- Improve gut motility. If you tend to be on the constipated side, or the opposite, it’s important to get things moving one to three times a day to support hormone balance. Daily bowel movements should mostly be solid, firm but not hard, well formed, brown and easy to pass. If not, there could be digestion and absorption issues impacting your hormones.
- Targeted nutritional supplementation. It’s important to get adequate nutrients to support hormone balance as well as your unique situation and symptoms. Genes, environment and lifestyle all have a part to play and most often, diet is not enough at every moment to support optimal hormone health. Working with a knowledgable practitioner can help restore nutrients to optimal levels and fill in any essential gaps.
When is hormone replacement therapy helpful?
Sometimes balancing hormones and managing symptoms is not enough to feel your best, but also to reduce risk of disease. Estrogen plays an important role in nearly 400 functions in the body, impacting our heart health, bone health, and metabolism (this means fat stores, blood sugar, cholesterol, blood pressure, and more). As estrogen (in addition to progesterone and testosterone) declines to its lowest point, you’ll likely notice.
Women have the option of restoring hormone levels with either traditional hormone replacement therapy (HRT) or bioidentical hormone replacement therapy (BHRT). I strongly suggest educating yourself on the various options as well as the benefits and risks to be able to make a well-informed decision that best suits your body and needs.
Some women find that their traditional doctors dismiss the idea of hormone replacement therapy in menopause or only mention risks from outdated research, without informing themselves on recent developments in hormone therapy research. I recommend educating yourself on the research so that you’re very well informed. There’s a lot of information out there and it definitely pays to seek out an expert in women’s hormone replacement therapy.
Hormone Therapy Options
Hormone therapy comes in many different forms — including a pill, transdermal creams or gels, injections, sublingual drops, lozenges, a patch — and can have various combinations or types of bioidentical or synthetic estrogens (estradiol, estriol, or both). Not every type or form of estrogen will have the same affect on every woman.
If you choose to try hormone therapy, it’s helpful to have options to find what works for you.
There are many benefits to choosing hormone therapy and it can be health supportive while reducing the risk of certain age-related disease. Working with a knowledgable, well-informed practitioner can help support you in making the best choice for you.
In addition, taking estrogen alone without the supplementation of progesterone can also pose risks — or reduce the efficacy of (B)HRT — for many woman. Some women might find they also feel better with a combination of hormone replacement, including testosterone and even DHEA. Be sure you seek a practitioner who’s highly knowledgable in the different types of options, combinations and what’s required to maximize benefits and reduce risk. This will vary from person to person.
When is it a good time to consider hormone replacement?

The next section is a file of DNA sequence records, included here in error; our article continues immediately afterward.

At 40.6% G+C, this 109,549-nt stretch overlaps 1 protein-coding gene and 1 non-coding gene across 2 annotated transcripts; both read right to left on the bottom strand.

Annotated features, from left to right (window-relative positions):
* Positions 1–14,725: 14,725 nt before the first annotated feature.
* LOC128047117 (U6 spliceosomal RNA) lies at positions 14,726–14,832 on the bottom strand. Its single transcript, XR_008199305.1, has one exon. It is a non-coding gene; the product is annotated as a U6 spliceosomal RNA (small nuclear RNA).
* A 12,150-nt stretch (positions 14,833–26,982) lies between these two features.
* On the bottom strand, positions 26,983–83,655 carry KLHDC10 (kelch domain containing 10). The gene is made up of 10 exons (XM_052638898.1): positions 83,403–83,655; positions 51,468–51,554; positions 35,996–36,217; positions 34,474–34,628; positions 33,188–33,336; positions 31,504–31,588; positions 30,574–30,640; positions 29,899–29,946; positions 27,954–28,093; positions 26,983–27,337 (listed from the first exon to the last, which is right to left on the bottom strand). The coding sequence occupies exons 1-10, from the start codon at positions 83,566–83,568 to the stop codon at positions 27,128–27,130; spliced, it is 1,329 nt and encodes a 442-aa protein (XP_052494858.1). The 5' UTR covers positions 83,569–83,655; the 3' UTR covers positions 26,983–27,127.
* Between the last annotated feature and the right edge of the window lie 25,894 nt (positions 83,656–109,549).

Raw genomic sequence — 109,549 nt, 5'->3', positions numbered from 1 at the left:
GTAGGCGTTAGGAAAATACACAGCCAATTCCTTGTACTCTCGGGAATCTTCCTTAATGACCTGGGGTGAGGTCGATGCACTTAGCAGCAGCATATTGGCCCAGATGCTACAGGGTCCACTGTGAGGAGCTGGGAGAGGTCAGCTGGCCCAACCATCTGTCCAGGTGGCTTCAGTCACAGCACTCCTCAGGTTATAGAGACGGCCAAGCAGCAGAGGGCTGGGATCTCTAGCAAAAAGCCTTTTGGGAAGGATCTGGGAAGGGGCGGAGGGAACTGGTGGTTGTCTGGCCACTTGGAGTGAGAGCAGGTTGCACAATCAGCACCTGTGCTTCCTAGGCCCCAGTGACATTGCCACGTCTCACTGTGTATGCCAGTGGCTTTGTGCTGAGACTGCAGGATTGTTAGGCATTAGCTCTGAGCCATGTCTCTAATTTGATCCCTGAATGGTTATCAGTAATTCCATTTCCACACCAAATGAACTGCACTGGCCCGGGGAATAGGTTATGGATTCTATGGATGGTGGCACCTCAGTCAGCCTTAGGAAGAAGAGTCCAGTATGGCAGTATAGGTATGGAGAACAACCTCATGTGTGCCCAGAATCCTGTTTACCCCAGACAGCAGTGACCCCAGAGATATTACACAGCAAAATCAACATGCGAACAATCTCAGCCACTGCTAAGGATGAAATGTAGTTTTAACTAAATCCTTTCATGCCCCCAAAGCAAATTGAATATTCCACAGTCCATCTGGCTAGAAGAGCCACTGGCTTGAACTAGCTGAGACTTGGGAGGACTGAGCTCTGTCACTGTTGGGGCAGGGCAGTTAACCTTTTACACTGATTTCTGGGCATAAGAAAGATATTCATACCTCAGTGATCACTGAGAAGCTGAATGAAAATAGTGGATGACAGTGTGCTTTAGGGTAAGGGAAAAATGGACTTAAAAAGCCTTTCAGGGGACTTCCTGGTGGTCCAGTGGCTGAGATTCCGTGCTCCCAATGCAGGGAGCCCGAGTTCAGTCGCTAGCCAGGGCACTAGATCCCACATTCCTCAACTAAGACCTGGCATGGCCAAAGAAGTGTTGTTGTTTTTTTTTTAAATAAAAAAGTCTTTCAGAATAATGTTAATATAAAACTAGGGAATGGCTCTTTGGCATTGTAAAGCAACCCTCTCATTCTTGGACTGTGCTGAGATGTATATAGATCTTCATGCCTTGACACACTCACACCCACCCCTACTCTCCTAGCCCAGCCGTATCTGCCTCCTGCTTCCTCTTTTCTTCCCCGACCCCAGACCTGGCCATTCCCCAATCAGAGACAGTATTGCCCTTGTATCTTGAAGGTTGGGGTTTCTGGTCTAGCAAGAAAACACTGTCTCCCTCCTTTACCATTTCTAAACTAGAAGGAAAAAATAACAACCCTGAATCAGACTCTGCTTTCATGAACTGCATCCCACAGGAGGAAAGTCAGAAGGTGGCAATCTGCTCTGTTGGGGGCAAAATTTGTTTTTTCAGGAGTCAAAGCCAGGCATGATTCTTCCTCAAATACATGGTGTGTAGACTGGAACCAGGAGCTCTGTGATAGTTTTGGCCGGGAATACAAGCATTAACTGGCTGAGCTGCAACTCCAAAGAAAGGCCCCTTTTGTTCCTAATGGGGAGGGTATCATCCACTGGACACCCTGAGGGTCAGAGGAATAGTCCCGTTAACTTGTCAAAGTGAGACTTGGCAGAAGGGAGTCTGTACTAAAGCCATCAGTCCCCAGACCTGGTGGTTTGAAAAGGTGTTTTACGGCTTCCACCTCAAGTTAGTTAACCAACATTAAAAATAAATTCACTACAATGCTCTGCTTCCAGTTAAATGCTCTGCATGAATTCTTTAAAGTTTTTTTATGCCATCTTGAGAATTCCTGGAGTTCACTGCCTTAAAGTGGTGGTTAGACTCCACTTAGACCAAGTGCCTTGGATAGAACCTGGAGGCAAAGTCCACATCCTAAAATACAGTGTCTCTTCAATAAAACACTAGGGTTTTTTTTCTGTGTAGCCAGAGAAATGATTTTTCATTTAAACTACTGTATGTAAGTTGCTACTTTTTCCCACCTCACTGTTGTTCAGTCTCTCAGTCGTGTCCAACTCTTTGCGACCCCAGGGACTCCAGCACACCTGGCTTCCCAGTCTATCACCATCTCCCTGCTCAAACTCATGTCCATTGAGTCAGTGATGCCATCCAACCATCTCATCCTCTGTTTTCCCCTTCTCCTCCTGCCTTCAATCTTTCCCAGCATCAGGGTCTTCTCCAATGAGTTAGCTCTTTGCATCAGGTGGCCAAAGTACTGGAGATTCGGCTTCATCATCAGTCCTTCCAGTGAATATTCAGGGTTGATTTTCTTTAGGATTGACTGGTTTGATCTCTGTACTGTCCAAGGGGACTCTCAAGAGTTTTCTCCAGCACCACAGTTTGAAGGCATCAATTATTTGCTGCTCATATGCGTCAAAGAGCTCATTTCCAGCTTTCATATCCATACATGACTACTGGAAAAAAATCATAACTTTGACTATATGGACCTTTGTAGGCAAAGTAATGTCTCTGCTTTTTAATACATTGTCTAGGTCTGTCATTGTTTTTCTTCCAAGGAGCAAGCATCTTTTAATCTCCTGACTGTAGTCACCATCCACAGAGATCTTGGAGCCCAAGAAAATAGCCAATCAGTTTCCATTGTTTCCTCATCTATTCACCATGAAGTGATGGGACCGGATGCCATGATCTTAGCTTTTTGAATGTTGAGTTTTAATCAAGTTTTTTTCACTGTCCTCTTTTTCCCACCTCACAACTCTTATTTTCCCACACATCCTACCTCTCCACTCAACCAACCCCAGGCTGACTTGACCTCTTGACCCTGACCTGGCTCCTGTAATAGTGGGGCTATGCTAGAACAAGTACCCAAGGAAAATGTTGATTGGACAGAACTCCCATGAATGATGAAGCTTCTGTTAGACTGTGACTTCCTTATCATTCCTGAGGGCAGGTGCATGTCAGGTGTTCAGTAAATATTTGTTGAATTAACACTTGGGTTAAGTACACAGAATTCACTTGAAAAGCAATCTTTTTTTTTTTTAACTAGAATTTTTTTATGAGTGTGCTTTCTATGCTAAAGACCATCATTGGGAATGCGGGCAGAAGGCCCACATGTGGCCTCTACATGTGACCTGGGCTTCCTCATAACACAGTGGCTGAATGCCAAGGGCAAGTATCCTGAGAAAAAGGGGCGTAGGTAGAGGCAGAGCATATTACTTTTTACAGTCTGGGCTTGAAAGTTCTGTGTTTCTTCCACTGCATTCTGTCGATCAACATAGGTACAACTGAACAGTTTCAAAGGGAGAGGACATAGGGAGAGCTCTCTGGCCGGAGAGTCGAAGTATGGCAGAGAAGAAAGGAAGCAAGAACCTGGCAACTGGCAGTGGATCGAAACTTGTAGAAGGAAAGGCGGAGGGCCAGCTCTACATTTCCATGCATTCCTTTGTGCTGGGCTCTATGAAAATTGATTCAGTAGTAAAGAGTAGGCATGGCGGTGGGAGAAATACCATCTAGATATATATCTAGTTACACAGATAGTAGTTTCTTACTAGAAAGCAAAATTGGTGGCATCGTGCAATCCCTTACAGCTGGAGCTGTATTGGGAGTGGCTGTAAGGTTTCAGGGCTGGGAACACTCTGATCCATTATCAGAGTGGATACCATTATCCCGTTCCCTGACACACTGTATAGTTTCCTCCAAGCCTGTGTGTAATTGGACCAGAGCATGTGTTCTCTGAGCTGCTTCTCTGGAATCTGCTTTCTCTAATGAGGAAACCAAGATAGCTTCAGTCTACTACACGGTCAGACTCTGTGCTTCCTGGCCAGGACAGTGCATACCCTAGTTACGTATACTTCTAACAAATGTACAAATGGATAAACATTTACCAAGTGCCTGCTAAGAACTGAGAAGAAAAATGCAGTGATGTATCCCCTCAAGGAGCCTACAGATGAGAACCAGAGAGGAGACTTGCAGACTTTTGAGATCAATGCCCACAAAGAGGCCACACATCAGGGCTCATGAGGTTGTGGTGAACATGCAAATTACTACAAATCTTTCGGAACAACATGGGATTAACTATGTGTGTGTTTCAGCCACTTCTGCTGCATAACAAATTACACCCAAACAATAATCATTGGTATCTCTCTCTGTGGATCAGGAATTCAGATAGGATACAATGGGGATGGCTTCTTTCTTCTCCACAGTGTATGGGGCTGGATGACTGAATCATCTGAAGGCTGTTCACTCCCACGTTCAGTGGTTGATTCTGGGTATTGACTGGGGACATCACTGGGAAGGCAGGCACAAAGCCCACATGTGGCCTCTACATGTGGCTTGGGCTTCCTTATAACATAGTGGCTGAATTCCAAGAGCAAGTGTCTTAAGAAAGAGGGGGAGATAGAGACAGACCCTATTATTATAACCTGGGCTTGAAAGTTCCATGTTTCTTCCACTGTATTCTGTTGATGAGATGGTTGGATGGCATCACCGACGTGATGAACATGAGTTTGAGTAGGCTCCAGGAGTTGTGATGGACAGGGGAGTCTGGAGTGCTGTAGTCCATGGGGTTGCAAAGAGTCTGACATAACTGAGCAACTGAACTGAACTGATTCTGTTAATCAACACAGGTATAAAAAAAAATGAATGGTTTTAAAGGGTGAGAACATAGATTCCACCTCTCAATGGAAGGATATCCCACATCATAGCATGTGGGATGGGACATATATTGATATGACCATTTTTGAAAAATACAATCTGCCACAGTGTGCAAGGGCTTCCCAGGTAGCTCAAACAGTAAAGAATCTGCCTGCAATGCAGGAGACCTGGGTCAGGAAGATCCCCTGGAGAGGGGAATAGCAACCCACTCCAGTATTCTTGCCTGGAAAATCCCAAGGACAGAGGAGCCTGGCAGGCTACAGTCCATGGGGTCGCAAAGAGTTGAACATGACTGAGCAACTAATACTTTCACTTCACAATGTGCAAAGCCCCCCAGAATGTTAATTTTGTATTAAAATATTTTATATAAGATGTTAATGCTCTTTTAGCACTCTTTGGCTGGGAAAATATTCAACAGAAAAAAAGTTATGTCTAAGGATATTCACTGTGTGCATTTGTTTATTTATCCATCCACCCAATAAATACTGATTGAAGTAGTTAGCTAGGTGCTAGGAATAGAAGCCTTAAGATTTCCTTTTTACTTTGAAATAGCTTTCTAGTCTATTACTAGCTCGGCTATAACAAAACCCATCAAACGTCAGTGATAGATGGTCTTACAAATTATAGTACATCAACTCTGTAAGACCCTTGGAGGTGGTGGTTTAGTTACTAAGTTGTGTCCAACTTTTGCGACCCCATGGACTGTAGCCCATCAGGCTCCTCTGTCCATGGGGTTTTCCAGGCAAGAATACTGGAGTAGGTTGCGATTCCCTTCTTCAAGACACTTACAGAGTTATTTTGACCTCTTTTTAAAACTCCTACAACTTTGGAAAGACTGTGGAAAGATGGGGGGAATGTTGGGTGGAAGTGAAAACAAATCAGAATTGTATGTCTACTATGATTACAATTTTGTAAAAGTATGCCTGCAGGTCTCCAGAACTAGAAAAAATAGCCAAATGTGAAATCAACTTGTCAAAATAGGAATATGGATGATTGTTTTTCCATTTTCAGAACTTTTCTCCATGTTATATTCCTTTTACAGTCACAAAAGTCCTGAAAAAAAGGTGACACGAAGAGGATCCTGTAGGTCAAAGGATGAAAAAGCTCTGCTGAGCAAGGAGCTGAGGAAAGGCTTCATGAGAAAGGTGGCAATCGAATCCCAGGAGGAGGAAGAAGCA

- When you’re between the ages of 45 and 50 and having irregular or anovulatory cycles, and no later than 10 years post-menopause. Within the first 5 years of menopause is often ideal.
- Women with primary ovarian failure, primary or secondary amenorrhea
- Your FSH is > 10 IU/L at day 3 of your menstrual cycle
- Estradiol is less than 50 pg/ml mid-cycle
- AMH < 1.5 ng/mL
- Progesterone is < 2 ng/mL during your midluteal phase
How to best support hormone therapy
Hormone replacement therapy is not a magic pill and in order for it to work well for you, diet and lifestyle are an important consideration.
Optimizing hormone health is the way to feeling better, younger, healthier longer and this starts with your diet and lifestyle. There’s no escaping that even with the support of well-planned, well-considered hormone therapy.
Not sure where to start?
I get you. There’s a lot to consider. If you need additional support or direction (no need to go it alone!), I’m more than happy to help. Get started by filling out the application below.
Check out this post for even more ways to get your hormones back in harmony.
This information is for educational purposes only and is not intended to diagnose, manage, or treat disease or serious conditions. Always check with your doctor before making any changes. It's important to consult a well-informed health practitioner for personal advice about your situation before relying on general information — we're all wonderfully unique.
Laurie Villarreal, FNLP, CHWC, FNS, LMC, CPT, RYT
Hi, I'm Laurie, a functional nutritionist and board certified health coach, athlete, dog-mom, and biohacking adventure-lover. After having struggled for years to find lasting solutions for my own debilitating hormone-related symptoms, I created my online practice to begin helping other active, driven women get the support they need. I now help women around the world elevate their health, energy, business and life by optimizing their hormones with personalized nutrition and lifestyle tweaks. Together, we discover new tools and strategies that keep you showing up at your best so you can play even bigger in your life and work.